A moment that changed me: my son was relishing life after recovering from cancer – so why did I feel broken?

After he was given the all-clear I found myself drowning in grief and worry about his future. Then came a series of chance conversations …

It is not my place to describe in intimate detail what happened to my teenage son. Suffice to say, in 2021 he was diagnosed with osteosarcoma, had a 12.5-hour operation on his 14th birthday to remove half of his upper jaw, and then went through eight months of intensive chemotherapy. For most of a year, he spent more time in the hospital than out. If he wasn’t being monitored for chemo drugs, he was being treated for their side-effects: the nausea, the fainting, the headaches, the nosebleeds that wouldn’t stop. “We don’t give this course of chemo to adults,” said the oncologist. To my raised eyebrows, she answered: “They wouldn’t be able to take it.”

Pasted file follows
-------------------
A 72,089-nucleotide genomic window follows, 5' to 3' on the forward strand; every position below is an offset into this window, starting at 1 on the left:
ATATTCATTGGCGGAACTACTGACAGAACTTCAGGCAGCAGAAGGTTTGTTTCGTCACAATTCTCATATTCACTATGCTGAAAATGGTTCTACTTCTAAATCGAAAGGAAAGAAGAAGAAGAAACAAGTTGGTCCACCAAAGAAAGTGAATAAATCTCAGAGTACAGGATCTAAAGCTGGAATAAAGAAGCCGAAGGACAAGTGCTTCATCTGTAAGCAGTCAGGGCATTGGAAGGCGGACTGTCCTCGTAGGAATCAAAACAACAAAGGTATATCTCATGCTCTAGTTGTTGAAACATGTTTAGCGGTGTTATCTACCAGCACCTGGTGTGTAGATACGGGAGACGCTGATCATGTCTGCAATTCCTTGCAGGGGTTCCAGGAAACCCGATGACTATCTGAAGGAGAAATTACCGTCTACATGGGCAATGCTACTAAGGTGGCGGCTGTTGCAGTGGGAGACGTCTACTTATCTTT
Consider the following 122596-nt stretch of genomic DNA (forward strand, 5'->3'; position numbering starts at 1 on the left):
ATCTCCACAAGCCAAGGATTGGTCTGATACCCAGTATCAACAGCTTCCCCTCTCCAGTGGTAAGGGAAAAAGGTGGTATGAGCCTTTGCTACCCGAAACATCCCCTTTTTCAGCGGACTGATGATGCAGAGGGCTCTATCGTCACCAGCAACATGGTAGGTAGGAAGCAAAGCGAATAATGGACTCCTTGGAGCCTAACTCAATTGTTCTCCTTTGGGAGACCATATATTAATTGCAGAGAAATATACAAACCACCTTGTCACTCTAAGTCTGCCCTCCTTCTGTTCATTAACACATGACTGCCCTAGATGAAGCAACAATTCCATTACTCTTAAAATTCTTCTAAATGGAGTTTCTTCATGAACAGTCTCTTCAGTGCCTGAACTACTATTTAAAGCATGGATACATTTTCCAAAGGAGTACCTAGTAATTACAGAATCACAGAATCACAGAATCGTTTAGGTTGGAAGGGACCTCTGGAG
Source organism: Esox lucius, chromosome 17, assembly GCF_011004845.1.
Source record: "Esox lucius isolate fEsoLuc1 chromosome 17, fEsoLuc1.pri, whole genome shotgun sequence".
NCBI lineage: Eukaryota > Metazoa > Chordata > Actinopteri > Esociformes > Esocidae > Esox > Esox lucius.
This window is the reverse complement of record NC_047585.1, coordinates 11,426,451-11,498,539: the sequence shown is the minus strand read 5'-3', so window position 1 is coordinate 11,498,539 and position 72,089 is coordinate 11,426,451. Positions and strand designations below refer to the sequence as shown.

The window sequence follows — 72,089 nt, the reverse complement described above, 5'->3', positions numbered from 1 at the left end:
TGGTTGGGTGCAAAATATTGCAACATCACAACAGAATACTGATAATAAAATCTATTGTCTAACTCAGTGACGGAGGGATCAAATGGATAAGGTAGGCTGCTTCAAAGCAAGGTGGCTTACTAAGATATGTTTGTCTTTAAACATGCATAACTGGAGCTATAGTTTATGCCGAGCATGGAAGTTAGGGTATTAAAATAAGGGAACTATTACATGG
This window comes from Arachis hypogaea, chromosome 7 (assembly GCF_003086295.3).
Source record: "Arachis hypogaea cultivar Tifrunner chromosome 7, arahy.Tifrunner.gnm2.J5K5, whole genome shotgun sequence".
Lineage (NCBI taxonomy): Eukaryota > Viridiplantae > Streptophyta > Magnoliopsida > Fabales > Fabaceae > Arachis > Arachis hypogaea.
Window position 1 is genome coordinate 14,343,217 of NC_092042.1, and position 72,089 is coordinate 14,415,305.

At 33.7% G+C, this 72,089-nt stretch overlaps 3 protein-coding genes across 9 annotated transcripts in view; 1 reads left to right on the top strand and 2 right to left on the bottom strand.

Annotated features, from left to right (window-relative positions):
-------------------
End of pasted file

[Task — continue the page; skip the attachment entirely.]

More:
Covid meant that only his dad and I were allowed, one at a time, on the cancer ward. It was a surreal world of blue curtains, masked nurses and endlessly beeping machines. During my 10-hour shifts, I tried to encourage edifying activities such as French practice or reading, but most of the time my son and I either slept or watched crap television. The hospital didn’t have the internet, so we overdosed on episodes of Dinner Date, Taskmaster and reality renovation shows. When my son was well enough, we laughed at everything, pretending to ignore the tall bags of neon-yellow chemo-poison draining into the tube in his chest. I tried to keep his (and my) spirits up by planning what we would do after his treatment was over – a horse trek in Iceland, a gig at Wembley. Each week, we counted off the chemotherapy remaining: “Only 18 more weeks to go”; “We’re halfway through”; “We’ve completed the doxorubicin and cisplatin, now there’s only the methotrexate to get through.” When things got bad, I promised him: “One day this will be over. Life will be back to normal.”

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